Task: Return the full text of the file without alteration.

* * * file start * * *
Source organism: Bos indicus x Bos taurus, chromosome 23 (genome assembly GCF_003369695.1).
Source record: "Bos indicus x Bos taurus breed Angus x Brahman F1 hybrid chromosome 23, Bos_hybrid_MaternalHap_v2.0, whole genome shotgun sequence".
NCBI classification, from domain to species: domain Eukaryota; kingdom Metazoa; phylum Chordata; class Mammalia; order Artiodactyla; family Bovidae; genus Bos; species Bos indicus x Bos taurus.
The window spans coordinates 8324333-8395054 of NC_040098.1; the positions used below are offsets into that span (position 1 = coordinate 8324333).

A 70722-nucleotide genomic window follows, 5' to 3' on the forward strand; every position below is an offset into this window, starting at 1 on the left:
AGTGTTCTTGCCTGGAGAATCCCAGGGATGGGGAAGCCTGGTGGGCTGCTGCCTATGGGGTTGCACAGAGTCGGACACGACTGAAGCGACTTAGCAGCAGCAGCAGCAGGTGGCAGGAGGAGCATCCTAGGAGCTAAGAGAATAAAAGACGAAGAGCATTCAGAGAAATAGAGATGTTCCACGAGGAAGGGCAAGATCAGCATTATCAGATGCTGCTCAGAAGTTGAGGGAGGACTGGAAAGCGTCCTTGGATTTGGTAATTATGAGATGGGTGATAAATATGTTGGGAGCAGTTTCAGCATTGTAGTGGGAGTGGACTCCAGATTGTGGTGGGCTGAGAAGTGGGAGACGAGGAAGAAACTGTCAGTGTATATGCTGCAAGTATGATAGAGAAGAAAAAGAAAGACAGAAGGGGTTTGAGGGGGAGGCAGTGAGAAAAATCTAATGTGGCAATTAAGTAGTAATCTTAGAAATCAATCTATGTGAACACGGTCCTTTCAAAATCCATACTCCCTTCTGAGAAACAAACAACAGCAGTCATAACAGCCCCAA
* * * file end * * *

Source organism: Bos indicus x Bos taurus, chromosome 23 (genome assembly GCF_003369695.1).
Source record: "Bos indicus x Bos taurus breed Angus x Brahman F1 hybrid chromosome 23, Bos_hybrid_MaternalHap_v2.0, whole genome shotgun sequence".
NCBI classification, from domain to species: domain Eukaryota; kingdom Metazoa; phylum Chordata; class Mammalia; order Artiodactyla; family Bovidae; genus Bos; species Bos indicus x Bos taurus.
The window spans coordinates 8324333-8395054 of NC_040098.1; the positions used below are offsets into that span (position 1 = coordinate 8324333).

A 70722-nucleotide genomic window follows, 5' to 3' on the forward strand; every position below is an offset into this window, starting at 1 on the left:
AGTGTTCTTGCCTGGAGAATCCCAGGGATGGGGAAGCCTGGTGGGCTGCTGCCTATGGGGTTGCACAGAGTCGGACACGACTGAAGCGACTTAGCAGCAGCAGCAGCAGGTGGCAGGAGGAGCATCCTAGGAGCTAAGAGAATAAAAGACGAAGAGCATTCAGAGAAATAGAGATGTTCCACGAGGAAGGGCAAGATCAGCATTATCAGATGCTGCTCAGAAGTTGAGGGAGGACTGGAAAGCGTCCTTGGATTTGGTAATTATGAGATGGGTGATAAATATGTTGGGAGCAGTTTCAGCATTGTAGTGGGAGTGGACTCCAGATTGTGGTGGGCTGAGAAGTGGGAGACGAGGAAGAAACTGTCAGTGTATATGCTGCAAGTATGATAGAGAAGAAAAAGAAAGACAGAAGGGGTTTGAGGGGGAGGCAGTGAGAAAAATCTAATGTGGCAATTAAGTAGTAATCTTAGAAATCAATCTATGTGAACACGGTCCTTTCAAAATCCATACTCCCTTCTGAGAAACAAACAACAGCAGTCATAACAGCCCCAA